The subtext of this interpretation

Now for the essay by Dr Kit Heyam that explains why Joan of Arc & Elizabeth Tudor were too good to be mere women.

Dr Heyam uses the bespoke pronouns right off the bat, and the result of course is confusing meaningless drivel.

Title: ‘It was necessary’: taking Joan of Arc on their own terms

Whose own terms?

Subtitle: We take a look a fresh look at Jeanne d’Arc’s story, and what they tell us about the history of gender

What who tell us about the history of gender?

Pronouns are there for a reason: to convey needed information without having to repeat people’s names a million times. Sticking in “they”s where they don’t make any sense doesn’t convey any information, it just creates clumsy bumps that interfere with comprehension. It’s shit writing.

We start with clothes, because of course we do. Joan of Arc wore men’s clothes. The audience gasped as one.

This is how Joan’s story is often told: as a tale of pragmatic gender nonconformity, men’s dress as a strategy to navigate a patriarchal world. The subtext of this interpretation – increasingly made explicit as our society continues to deny the historical existence of trans experience – is that Joan shouldn’t be seen as part of trans history: that their story is about gender-nonconforming behaviour, not identity.

Bollocks. We can perfectly well think Joan was also gender nonconforming, and I’m pretty sure lots of people have, and we can think that without having to think she was “trans.” I for one think it’s the other way around: idiots like this Kit Heyam person impose their fatuous socially constructed ideas on people who wouldn’t have understood a word she he they is saying, even in translation.

In my new book Before We Were Trans, I take a fresh look at histories like Joan’s, and consider what they tell us about the history of gender. The book tackles histories of gender nonconformity which overlap with other kinds of history, including histories of queer sexuality, intersex embodiment, and defiance of gender roles…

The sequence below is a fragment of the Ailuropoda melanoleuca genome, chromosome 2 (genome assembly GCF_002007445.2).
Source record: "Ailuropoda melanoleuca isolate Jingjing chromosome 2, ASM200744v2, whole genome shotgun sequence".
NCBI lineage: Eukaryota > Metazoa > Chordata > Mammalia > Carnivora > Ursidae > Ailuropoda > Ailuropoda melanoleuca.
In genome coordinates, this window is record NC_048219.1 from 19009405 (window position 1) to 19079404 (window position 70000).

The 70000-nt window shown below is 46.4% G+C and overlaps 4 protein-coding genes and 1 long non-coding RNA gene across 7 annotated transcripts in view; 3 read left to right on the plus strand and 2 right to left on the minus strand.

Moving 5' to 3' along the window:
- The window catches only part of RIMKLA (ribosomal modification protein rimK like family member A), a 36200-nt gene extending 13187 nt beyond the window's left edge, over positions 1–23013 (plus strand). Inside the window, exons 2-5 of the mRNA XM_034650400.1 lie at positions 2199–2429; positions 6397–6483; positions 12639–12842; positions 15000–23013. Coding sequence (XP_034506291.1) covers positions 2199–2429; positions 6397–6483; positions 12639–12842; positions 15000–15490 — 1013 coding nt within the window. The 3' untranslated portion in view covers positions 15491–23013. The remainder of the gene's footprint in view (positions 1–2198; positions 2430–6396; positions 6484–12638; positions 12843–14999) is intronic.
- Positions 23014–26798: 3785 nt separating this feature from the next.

I have to wonder why the Globe is helping this fool market her his their new book.

…saying Joan’s gender nonconformity was motivated by practicality doesn’t prevent us from also saying that it had other, deeper motivations – or that it had other, deeper, unexpected consequences for how Joan felt.

No shit. Of course it could have had other motivations! Of course she could have wanted a wider more interesting life than the one that was allotted to women. Lots of girls and women want that and always have – that doesn’t mean they’re “trans.”

The ninth-century English ruler Æthelflæd, who governed Mercia after the death of their husband, was later described as ‘conducting…Armies, as if she had changed her sex’: to take on a male-coded military role was, in some sense, for Æthelflæd to become male. Elizabeth I, similarly, described themself regularly in speeches as ‘king’, ‘queen’ and ‘prince’, choosing strategically to emphasise their female identity or their male monarchical role at different points.

Still doesn’t make them “trans.”

This person is an idiot. I’m finished with her him them.

15 Responses to “The subtext of this interpretation”